After graduating UCLA in 1985, I found myself working with people of all ages, many of them already married off. To find my buddy, I ventured more and more into the gay world. Like the main character says in my fourth novel, Walt Loves the Bearcat: “Where else was I supposed to look?”
I started calling myself gay during my mid-twenties: went to gay parades, marched in gay marches, danced in gay bars, wrote gay novels. By my thirties, I was balling--sweat-drenched jockstrap and all--in gay basketball leagues.
At the same time, I began feeling increasingly distant from this “gay” community. The content in gay media focused on things that didn't resonate with me: celebrities, fashion, porn stars, circuit parties. Even HIV/AIDS seemed relegated to the back burner.
I'm not sure what gay is anymore, other than a marketing term. I suspect someday in the future, people will be calling gays something else, just as they have in the past. Just as blacks have gone from colored to Negro to black to African-American.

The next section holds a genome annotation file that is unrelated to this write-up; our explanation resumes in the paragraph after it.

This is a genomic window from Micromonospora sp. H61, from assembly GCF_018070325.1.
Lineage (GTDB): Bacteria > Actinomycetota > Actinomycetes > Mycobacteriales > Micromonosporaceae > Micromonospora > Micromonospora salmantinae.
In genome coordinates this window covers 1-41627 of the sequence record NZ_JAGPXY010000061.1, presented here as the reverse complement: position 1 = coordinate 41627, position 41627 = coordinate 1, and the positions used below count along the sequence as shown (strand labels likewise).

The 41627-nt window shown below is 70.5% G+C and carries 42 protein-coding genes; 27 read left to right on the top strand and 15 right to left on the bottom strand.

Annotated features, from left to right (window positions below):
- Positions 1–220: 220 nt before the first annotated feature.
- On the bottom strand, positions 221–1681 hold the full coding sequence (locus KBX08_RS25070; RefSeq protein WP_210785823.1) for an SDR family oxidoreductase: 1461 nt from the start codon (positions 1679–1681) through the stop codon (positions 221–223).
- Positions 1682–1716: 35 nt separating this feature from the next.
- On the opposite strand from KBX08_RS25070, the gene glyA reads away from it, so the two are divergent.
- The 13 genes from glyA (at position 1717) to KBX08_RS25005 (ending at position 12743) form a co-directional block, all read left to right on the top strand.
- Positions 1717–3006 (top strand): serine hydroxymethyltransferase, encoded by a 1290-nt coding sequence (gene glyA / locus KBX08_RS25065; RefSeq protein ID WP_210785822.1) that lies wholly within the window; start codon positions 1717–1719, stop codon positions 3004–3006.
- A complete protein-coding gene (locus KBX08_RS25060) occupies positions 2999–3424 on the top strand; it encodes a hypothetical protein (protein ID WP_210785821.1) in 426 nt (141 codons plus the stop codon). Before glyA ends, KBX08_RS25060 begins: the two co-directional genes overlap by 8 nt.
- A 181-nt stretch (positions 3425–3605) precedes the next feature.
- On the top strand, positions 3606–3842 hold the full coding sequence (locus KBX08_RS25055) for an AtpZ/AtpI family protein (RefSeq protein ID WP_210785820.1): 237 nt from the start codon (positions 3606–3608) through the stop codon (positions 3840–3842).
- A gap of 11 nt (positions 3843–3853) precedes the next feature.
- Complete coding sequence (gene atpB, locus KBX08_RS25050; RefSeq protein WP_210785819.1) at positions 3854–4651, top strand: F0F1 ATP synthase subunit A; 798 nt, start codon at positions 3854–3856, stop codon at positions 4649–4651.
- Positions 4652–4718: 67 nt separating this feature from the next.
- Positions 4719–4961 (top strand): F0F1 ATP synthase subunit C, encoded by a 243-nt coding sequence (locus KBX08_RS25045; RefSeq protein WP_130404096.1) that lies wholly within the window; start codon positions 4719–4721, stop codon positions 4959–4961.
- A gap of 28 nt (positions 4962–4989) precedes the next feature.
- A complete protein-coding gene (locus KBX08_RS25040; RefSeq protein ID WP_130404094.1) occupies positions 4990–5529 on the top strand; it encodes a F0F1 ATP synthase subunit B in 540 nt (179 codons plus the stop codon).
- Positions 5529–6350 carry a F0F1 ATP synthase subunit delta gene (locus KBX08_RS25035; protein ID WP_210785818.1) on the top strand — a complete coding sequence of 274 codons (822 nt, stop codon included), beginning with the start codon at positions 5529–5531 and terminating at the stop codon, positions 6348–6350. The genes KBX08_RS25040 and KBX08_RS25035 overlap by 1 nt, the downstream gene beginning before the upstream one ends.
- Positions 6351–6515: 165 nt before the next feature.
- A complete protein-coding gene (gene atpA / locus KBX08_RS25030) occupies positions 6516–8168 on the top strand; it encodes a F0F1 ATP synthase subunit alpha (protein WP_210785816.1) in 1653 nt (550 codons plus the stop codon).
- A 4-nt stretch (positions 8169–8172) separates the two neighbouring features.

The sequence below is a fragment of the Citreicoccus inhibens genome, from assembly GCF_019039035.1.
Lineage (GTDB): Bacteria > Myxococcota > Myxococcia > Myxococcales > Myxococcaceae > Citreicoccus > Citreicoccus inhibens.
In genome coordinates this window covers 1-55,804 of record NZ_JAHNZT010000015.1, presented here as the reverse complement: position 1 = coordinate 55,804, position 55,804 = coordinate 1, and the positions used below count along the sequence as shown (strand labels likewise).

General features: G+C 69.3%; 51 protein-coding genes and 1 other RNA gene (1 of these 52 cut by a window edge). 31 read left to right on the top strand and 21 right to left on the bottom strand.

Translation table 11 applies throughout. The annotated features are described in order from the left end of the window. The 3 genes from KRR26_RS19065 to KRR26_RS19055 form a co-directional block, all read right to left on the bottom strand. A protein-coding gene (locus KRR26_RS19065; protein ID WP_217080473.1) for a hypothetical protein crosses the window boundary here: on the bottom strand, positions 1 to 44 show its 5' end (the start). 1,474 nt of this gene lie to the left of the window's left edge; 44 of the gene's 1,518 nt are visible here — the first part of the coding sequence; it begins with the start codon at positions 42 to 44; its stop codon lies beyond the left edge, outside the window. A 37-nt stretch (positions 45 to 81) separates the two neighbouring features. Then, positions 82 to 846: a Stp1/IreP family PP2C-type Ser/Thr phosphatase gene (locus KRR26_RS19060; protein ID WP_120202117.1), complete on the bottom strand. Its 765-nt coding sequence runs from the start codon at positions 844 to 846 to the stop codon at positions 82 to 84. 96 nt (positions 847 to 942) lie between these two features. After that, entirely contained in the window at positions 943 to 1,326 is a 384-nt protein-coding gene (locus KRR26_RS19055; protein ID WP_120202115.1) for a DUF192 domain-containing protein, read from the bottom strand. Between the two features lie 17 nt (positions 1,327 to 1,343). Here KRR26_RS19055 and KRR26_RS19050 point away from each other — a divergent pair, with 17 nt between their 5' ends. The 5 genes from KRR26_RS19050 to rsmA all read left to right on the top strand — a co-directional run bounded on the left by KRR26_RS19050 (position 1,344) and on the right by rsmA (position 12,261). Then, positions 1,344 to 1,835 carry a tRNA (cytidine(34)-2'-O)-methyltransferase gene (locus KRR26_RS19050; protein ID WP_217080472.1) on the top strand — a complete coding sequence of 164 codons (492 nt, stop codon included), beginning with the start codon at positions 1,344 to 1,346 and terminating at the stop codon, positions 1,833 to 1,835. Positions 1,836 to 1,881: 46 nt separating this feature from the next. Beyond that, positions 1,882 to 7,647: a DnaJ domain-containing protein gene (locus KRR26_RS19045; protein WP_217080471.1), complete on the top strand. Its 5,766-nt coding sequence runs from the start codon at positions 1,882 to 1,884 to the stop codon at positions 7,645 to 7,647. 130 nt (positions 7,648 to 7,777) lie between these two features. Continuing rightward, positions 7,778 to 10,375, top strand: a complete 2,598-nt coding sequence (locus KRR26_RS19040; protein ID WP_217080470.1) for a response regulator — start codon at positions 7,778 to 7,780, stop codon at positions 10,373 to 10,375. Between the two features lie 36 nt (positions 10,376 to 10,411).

Whatever future generations call perverts, I mean, fairies, I mean, fags, I mean gays, I mean, queers, I mean, same sex couples--that term will not fit everyone, rather it will be a generalized idea that comes with preconceived notions.
I don't know what that term will be, or if it will resonate with me, but I do know that then, as now, as in my youth, I will always be Jock Crazy.